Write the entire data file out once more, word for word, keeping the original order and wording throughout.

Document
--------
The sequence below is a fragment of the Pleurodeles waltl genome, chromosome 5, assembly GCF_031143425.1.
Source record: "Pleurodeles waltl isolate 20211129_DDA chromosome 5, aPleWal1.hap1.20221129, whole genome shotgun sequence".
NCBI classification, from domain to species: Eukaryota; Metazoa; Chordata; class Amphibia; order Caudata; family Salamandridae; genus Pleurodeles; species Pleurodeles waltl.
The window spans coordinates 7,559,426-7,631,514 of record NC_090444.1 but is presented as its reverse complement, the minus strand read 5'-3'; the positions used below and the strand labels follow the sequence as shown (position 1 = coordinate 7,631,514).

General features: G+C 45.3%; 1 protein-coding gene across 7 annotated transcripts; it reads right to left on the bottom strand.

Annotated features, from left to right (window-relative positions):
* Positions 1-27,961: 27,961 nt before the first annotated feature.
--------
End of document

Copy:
The sequence below is a fragment of the Pleurodeles waltl genome, chromosome 5, assembly GCF_031143425.1.
Source record: "Pleurodeles waltl isolate 20211129_DDA chromosome 5, aPleWal1.hap1.20221129, whole genome shotgun sequence".
NCBI classification, from domain to species: Eukaryota; Metazoa; Chordata; class Amphibia; order Caudata; family Salamandridae; genus Pleurodeles; species Pleurodeles waltl.
The window spans coordinates 7,559,426-7,631,514 of record NC_090444.1 but is presented as its reverse complement, the minus strand read 5'-3'; the positions used below and the strand labels follow the sequence as shown (position 1 = coordinate 7,631,514).

General features: G+C 45.3%; 1 protein-coding gene across 7 annotated transcripts; it reads right to left on the bottom strand.

Annotated features, from left to right (window-relative positions):
* Positions 1-27,961: 27,961 nt before the first annotated feature.